Today we welcome Sarah Landrum, founder of Punched Clocks, to All Groan Up with this informative post. Enjoy!
Searching for a job can be a nerve-wracking experience.
When you have to wait weeks — or even months — for potential employers to respond to your application, it can do a number on your self-confidence. You start to think things like “Why isn’t anyone calling me? Am I not good enough? Should I just throw in the towel and go on welfare?”
No, you don’t need to do that.
What you need to do is take a long, hard look at how you’re going about your job search and check whether you’re committing the following mistakes that turn off potential employers. Then use our tips to up your job search mojo.
10 Mistakes Twenty-Somethings Make in Their Job Search (and How to Fix Them)
1. Treating the Job Search As a Numbers Game
Do you have a “quantity over quality” approach to job hunting? If you’re used to sending out, say, 50 applications a week, try cutting it down to a couple per day. This will give you more leeway to polish your resume for common mistakes like typos, misspellings and grammatical errors.
Also, instead of applying for every job that looks good, try to dig deeper into the company advertising the job. Look up reviews on sites like Glassdoor and Yelp, or join forums on Facebook and Reddit. By doing this, you can make better decisions about what companies to apply for, tailor your resume accordingly, and increase your chances of getting positive responses.
2. Relying Only on the Internet for Job Leads
The Internet may be a good source of jobs, but it’s not the only source. In fact, you’ll probably get better leads from your personal network, for a number of reasons.
First, those leads usually fly under the radar, so you won’t have much competition for them. Second, you don’t need to do a lot of guesswork regarding duties/benefits/company culture, because you can ask someone you trust about them. Third, most companies offer incentives for referrals, so both of you have something to gain if you’re hired.
3. Forgetting the Cover Letter
Even if a job ad doesn’t explicitly ask for it, it won’t hurt to include a cover letter in your application. A cover letter can convince a recruiter to give you a second look — as long as it’s well-written. And while we’re on the subject…
4. Repeating the Resume in the Cover Letter
Your cover letter is to your resume what a trailer is to a movie. It should highlight your best qualities, but not to the point that a recruiter won’t read your resume, because you’ve already “spoiled” everything in the cover letter. Top off your highlights with a phrase such, “Please see my resume for more details,” and include a call to action (“Feel free to call me at this number”).
5. Including an “Objective” in the Resume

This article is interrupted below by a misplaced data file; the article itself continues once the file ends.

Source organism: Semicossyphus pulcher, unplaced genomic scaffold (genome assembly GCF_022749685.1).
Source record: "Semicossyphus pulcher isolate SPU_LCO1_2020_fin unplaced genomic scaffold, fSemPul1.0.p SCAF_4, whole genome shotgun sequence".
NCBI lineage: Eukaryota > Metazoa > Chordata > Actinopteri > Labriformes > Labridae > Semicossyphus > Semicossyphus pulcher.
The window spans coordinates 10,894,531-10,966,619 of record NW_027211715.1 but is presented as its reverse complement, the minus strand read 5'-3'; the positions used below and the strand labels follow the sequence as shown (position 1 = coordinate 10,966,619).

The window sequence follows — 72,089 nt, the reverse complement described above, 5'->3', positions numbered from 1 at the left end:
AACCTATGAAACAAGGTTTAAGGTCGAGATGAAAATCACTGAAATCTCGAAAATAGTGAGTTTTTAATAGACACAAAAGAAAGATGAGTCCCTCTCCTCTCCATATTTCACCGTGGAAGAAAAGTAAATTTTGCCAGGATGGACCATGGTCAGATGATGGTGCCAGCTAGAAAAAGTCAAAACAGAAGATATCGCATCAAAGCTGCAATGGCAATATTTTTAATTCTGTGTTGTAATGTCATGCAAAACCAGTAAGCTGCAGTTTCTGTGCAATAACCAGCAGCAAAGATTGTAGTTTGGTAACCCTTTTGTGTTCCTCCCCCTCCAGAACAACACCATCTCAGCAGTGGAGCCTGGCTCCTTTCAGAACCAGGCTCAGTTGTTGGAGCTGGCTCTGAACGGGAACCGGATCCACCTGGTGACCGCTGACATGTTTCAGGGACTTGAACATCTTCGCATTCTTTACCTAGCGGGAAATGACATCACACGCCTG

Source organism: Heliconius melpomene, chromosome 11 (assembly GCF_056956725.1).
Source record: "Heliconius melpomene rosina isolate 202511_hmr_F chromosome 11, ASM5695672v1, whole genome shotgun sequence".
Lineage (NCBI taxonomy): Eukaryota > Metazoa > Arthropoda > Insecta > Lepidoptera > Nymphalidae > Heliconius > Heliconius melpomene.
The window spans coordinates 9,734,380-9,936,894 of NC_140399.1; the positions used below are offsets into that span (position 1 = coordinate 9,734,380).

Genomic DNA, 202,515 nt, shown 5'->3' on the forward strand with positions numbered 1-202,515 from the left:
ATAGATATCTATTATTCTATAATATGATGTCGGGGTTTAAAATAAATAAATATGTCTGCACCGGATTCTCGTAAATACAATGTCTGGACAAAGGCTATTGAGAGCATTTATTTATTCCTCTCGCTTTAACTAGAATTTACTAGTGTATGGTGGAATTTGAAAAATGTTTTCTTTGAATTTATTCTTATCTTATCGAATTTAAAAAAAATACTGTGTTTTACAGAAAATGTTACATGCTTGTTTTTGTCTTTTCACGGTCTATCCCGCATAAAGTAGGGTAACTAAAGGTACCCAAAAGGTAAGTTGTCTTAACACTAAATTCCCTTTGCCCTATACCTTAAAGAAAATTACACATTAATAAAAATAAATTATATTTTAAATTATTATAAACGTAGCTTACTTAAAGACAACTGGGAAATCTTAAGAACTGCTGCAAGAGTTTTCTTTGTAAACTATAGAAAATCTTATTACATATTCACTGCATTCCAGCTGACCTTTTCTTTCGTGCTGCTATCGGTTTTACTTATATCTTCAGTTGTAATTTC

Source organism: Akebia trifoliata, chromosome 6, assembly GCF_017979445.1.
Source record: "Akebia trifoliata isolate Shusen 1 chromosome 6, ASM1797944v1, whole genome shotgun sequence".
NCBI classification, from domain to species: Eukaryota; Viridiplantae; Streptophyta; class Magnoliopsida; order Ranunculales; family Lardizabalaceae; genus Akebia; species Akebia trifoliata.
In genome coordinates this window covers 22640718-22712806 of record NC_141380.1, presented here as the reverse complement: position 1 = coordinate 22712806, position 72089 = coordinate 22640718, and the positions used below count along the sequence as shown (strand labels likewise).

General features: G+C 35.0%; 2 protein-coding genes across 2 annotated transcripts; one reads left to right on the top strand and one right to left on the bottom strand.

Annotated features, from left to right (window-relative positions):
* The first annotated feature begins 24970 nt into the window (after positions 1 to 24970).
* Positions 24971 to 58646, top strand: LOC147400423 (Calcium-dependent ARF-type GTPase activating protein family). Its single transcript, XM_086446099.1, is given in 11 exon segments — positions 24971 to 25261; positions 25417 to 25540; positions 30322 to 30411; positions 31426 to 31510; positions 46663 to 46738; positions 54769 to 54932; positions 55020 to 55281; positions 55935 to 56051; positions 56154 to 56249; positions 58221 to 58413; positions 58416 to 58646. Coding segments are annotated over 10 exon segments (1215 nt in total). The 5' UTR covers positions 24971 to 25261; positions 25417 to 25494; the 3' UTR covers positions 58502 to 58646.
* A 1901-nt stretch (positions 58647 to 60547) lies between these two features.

Objective statements are redundant, to be honest. Recruiters know perfectly well that you’re looking for a job “to sharpen your skills in this and that”, so there’s no need to spell it out for them. Let your cover letter and resume do the “talking” for you.
6. Writing About Vague Skills/Experience/Qualities
Don’t just copy the job description under each item in the “experience” section. You’ll boost your chances of jolting a tired recruiter awake with “increased production by 500 percent”, as opposed to “handled day-to-day production”. Use strong verbs, avoid jargon and highlight concrete achievements.
7. Writing Irrelevant Information
You’ve probably heard about how you should “tailor” your resume every time you apply. One way to do that is to include only the information relevant to the particular job. For example, if you’re gunning for a position at a non-profit, there’s no need to write “knitting” in the hobbies section. On the other hand, if you have experience using social media for fundraising, you’d better include it.
There are exceptions, of course. If leaving out your first/second job means leaving a humongous gap in your resume, it’s better to keep it in. You don’t want to have to explain the gap to an interviewer later — and that’s assuming you get an interview at all.
8. Lying/Exaggerating in the Resume
Highlighting your strengths isn’t the same as exaggerating them. For example, if you’re going to mention that you know Japanese, you’d better be fluent in it. Otherwise, you’ll be in a very awkward position if you’re asked to converse with a native speaker, and it turns out that the only word you know is “konnichiwa (hello)”.
9. Being Too Cocky/Too Timid During the Interview
You don’t want to shake like a leaf throughout the interview. But you don’t want to get too close and personal with your interviewer, either. Either way, the other person’s going to feel uncomfortable about you.
Give your interviewers the impression that you’re a confident and competent person. Shake their hands firmly, make eye contact while talking, and answer the questions as truthfully and tactfully as you can. Don’t worry about “screwing up” the interview; instead, think about how you’ll pass it with flying colors.
10. Forgetting to Send a “Thank You” Note to the Interviewer
Whether you’re feeling positive about the interview or not, make sure to send a “thank you” note to the interviewer within 48 hours. It’s not just being polite; it’s also letting the interviewer know about your genuine interest in the position.
Apart from the usual common sense advice (“avoid typos in your resume,” “don’t show up for an interview in your pajamas”), the tips above will boost your chances of getting hired by your dream company. Put them to work right now, and see your (future) employers’ response rates improve.
Sarah Landrum is a freelance writer and the founder of Punched Clocks, where she shares advice on finding career happiness and success. For more from Sarah, follow her on Twitter @SarahLandrum and subscribe to her newsletter.